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The biggest bad news out there’: Gold eyes US-China trade tensions next week

The biggest bad news out there': Gold eyes U.S.-China trade tensions next week

Gold prices are back in the rally mode Friday, rising above $1,750 an ounce, with analysts looking for more gains next week as U.S.-China trade tensions ramp up and the economic data worsens.

The rise in U.S.-China tensions is "the biggest bad news out there," and gold tends to rally on that, said Gainesville Coins precious metals expert Everett Millman.

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Trade tensions surged to new levels at the end of the week after U.S. President Donald Trump said on Thursday that he had no interest in speaking to Chinese President Xi Jinping while adding that he could potentially cut ties completely with China. Trump has been calling out China, stating that he is disappointed with its failure to contain coronavirus.

Tensions ramped up further on Friday when the Trump administration announced that it is moving to block shipments of semiconductors to Huawei Technologies from global chipmakers. In response, China said it was ready to place U.S. companies on an "unreliable entity list," which could include Apple, Cisco Systems, and Qualcomm. China also said it could suspend purchases of Boeing Co airplanes.

Going forward, the U.S.-China issue will once again become a big deal, Millman told Kitco News. "I don't see those tensions improving. If anything, the longer we have any kind of problem with coronavirus, the more it will ramp up that rhetoric between the U.S. and China," he said.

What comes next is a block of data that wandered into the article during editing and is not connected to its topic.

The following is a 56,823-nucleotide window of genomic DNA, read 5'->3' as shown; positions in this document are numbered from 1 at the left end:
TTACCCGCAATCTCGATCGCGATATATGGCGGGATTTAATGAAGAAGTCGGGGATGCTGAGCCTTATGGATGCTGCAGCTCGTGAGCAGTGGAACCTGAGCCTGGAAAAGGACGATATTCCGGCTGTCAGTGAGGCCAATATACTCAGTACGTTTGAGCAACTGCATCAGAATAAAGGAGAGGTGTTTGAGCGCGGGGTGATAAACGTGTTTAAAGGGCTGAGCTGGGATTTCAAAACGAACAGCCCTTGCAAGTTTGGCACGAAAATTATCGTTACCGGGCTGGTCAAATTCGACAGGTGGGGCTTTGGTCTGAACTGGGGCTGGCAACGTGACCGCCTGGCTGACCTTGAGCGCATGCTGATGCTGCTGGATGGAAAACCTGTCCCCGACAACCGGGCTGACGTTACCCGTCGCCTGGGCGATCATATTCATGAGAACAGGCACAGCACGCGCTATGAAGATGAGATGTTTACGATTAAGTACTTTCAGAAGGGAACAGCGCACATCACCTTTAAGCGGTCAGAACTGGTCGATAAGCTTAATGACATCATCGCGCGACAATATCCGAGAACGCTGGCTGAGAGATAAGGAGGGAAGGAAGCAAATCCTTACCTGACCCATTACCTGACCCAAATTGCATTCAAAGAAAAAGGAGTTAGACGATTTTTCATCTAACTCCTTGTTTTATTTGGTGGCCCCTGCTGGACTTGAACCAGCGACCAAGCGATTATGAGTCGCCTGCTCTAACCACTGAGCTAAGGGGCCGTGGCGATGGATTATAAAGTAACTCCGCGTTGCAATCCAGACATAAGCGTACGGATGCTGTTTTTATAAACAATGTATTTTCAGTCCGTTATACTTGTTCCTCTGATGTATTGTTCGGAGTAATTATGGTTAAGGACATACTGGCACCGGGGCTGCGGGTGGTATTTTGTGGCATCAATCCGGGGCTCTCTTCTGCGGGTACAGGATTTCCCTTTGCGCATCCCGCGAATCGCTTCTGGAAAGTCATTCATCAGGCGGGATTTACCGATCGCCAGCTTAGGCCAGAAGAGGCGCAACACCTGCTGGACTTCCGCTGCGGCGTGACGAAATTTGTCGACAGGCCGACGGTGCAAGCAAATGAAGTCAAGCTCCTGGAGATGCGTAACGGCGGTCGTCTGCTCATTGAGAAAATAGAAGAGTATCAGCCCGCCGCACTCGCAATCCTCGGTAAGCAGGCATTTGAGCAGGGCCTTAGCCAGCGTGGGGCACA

For gold, the next step is to reach the $1,800 an ounce level, which is now just a question of time, said FXTM market analyst Han Tan.

"The coming months remain paved with downside risks and the threat of chilling U.S.-China relations amid this global pandemic will only further inhibit global risk appetite," Tan noted on Friday. "Gold's path of least resistance remains to the upside, so hitting the $1,800 handle is just a matter of time. A host of potential positive catalysts for Bullion remain in the offing, including … a spike in US-China trade tensions."

The $1,800 target is even possible next week, if we see further outflows from the U.S. equity funds, said Blue Line Futures chief market strategist Phillip Streible. "Gold looks like it is starting to gain some momentum. We should continue to see investors pile in," Streible said.

At the time of writing, June Comex gold futures were trading at $1,756.90, up 2.5% on the week.

 

Anna Golubova
Kitco NEWS

 

 

 

There’s one major reason why you shouldn’t sell gold right now strategist says

There’s one major reason why you shouldn’t sell gold right now, strategist says

Gold prices have recently hovered at seven-year highs after the U.S. killing of Iranian military commander Qasem Soleimani, which spiked tensions between Washington and Tehran in the Middle East.